If you live and work somewhere with slower internet and need to get a bunch of Debian and/or Ubuntu systems updated this apt proxy will make your life much easier and faster.

APT is the program that Debian and Ubuntu Linux distributions use to install and update their software. In their out-of-the-box configuration, when you use apt to install a program, e.g.:

sudo apt install inkscape

APT will download the software archive from the distribution repository servers and install it. This works great when the software package is small, there are only a few files that need downloading, and your internet connection is fast.

However, if you have a lot of software to install and have an office full of machines that all need updating and you have a slow internet connection it can take a long time to get everything downloaded and installed on every machine.

A proxy server, specifically a caching proxy, like apt-cacher-ng is a program that sits between the computer you are trying to update and the repository server that houses the software that you are downloading. The machine you are updating will request the software from the proxy server instead of the repository, and the proxy will then forward the request to the repository, download the software and hand it back to the updating machine.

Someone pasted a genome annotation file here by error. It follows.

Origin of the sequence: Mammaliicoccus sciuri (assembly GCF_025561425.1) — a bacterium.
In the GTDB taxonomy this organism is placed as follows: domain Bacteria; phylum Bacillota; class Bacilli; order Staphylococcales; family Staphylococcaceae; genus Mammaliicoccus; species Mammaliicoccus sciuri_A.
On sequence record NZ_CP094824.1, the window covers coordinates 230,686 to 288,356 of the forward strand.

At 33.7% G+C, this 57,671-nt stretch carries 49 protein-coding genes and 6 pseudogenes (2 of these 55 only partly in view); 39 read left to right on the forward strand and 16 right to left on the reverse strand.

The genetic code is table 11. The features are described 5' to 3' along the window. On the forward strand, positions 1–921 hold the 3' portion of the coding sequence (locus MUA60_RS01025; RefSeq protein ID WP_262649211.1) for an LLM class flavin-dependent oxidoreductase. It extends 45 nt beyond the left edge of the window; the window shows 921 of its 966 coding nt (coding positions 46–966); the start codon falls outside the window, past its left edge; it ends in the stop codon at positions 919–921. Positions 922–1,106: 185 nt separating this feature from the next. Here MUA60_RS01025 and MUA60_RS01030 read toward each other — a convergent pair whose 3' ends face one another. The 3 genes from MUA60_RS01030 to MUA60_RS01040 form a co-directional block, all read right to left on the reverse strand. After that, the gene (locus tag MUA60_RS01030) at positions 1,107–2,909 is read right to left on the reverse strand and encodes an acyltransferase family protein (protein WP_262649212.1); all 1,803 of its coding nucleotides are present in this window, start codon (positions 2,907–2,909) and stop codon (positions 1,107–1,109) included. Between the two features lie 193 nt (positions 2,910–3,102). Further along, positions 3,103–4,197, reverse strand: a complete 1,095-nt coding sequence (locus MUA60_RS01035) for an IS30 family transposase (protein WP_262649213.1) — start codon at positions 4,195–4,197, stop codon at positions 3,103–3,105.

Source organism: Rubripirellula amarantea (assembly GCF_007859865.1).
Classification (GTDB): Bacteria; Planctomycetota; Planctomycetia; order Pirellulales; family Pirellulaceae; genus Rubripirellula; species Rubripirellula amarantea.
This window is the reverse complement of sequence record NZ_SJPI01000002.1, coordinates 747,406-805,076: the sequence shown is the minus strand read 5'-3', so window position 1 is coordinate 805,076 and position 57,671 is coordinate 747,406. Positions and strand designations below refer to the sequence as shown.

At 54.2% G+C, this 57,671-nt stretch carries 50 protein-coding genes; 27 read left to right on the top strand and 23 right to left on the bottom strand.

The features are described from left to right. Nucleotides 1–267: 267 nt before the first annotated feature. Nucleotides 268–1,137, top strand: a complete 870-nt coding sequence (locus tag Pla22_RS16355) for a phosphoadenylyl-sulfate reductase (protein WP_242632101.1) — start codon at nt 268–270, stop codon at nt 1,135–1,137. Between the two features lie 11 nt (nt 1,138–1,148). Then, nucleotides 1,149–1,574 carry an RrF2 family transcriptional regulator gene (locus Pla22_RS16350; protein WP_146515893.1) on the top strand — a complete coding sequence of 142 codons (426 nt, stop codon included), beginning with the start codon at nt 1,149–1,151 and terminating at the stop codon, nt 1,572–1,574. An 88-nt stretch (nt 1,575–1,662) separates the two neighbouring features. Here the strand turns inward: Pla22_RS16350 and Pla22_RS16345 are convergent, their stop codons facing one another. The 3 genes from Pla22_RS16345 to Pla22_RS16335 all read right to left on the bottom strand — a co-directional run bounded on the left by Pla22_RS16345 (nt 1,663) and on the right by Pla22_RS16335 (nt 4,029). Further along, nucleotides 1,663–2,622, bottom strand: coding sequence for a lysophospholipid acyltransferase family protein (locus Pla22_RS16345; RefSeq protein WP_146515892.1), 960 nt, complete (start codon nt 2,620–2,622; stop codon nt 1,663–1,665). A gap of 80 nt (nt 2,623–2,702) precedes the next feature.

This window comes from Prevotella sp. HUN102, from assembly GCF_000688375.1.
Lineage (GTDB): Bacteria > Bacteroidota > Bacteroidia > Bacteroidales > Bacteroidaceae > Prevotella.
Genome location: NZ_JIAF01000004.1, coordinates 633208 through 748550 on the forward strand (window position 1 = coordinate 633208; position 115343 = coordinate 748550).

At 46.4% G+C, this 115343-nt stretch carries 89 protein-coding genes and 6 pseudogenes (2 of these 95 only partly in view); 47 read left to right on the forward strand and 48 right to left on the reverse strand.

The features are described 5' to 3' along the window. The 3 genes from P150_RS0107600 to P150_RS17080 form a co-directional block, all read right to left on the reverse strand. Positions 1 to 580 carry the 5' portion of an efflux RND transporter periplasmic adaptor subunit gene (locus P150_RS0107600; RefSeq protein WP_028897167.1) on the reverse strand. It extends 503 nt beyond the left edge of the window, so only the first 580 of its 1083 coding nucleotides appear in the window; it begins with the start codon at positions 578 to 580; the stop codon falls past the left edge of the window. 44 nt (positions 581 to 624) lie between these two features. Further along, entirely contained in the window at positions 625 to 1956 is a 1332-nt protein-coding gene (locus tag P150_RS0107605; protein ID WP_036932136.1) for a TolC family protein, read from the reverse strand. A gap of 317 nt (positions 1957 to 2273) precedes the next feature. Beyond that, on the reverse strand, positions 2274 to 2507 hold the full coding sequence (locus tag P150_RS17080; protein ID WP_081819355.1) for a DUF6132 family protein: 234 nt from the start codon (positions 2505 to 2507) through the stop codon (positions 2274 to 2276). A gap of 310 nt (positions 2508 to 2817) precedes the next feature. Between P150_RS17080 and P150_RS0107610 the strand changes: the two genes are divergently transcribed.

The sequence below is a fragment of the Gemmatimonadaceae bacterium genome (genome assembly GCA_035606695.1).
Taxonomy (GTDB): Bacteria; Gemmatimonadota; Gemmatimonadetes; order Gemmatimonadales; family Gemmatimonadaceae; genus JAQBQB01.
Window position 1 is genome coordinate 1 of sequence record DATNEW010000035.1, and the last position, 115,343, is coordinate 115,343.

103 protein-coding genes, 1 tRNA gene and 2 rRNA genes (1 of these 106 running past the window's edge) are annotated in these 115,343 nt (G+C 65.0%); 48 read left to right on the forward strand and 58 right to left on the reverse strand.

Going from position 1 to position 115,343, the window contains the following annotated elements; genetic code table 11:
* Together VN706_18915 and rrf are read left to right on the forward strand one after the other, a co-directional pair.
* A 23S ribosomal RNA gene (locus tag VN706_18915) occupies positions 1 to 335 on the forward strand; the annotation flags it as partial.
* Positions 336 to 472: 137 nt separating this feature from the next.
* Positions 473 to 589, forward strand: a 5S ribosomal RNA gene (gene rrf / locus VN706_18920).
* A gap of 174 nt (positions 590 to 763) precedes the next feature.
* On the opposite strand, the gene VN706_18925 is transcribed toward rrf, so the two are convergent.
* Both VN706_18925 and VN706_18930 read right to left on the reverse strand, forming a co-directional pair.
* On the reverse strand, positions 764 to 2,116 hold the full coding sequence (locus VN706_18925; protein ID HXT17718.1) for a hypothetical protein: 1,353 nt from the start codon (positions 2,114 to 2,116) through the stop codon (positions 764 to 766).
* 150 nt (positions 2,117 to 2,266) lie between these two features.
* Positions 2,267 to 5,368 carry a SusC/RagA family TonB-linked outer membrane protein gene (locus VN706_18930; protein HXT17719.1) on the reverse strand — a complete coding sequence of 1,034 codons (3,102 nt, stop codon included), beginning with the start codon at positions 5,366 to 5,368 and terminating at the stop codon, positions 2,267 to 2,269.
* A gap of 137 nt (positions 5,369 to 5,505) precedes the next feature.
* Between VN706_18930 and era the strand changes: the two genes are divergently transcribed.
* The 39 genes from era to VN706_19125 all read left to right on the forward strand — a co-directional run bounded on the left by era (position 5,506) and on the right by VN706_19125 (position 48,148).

The clever part is that the proxy will keep a copy of all the software files that it downloaded. When another machine on the local network tries to download the same files, i.e. it wants to install or update the same software, the proxy already has a copy that it can give to requesting machine without needing to download it.

After the first download, all subsequent downloads will zip along at the speed of your local network.

Requirements

To complete this guide, you will need the following:

  • A screen and keyboard to plug into your Raspberry Pi. These are optional if you can SSH into your Raspberry Pi.
  • A non-root, sudo-enabled user on your Raspberry Pi.
  • A Debian or Ubuntu system on your local network.

Once you have all of these requirements log into a terminal on your Raspberry PI as the sudo user and move on to the next section.